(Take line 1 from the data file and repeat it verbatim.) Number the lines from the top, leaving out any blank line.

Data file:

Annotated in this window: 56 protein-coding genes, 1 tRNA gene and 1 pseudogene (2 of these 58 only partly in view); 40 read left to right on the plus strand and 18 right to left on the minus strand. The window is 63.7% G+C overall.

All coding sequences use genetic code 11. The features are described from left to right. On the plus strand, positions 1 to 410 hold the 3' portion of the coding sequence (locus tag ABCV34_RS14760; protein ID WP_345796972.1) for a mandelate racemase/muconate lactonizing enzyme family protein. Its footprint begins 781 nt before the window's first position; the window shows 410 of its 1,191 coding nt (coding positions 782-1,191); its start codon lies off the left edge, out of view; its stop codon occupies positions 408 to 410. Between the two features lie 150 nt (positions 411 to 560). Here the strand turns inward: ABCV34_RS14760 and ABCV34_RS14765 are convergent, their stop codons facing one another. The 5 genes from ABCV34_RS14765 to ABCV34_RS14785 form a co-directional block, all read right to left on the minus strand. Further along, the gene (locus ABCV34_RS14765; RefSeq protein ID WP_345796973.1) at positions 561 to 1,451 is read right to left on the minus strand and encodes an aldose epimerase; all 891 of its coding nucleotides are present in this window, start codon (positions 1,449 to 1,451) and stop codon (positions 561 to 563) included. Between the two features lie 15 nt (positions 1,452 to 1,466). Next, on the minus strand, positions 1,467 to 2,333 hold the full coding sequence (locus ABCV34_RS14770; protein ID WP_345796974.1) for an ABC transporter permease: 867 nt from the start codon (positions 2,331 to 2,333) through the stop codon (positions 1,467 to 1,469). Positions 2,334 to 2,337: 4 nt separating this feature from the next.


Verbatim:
Annotated in this window: 56 protein-coding genes, 1 tRNA gene and 1 pseudogene (2 of these 58 only partly in view); 40 read left to right on the plus strand and 18 right to left on the minus strand. The window is 63.7% G+C overall.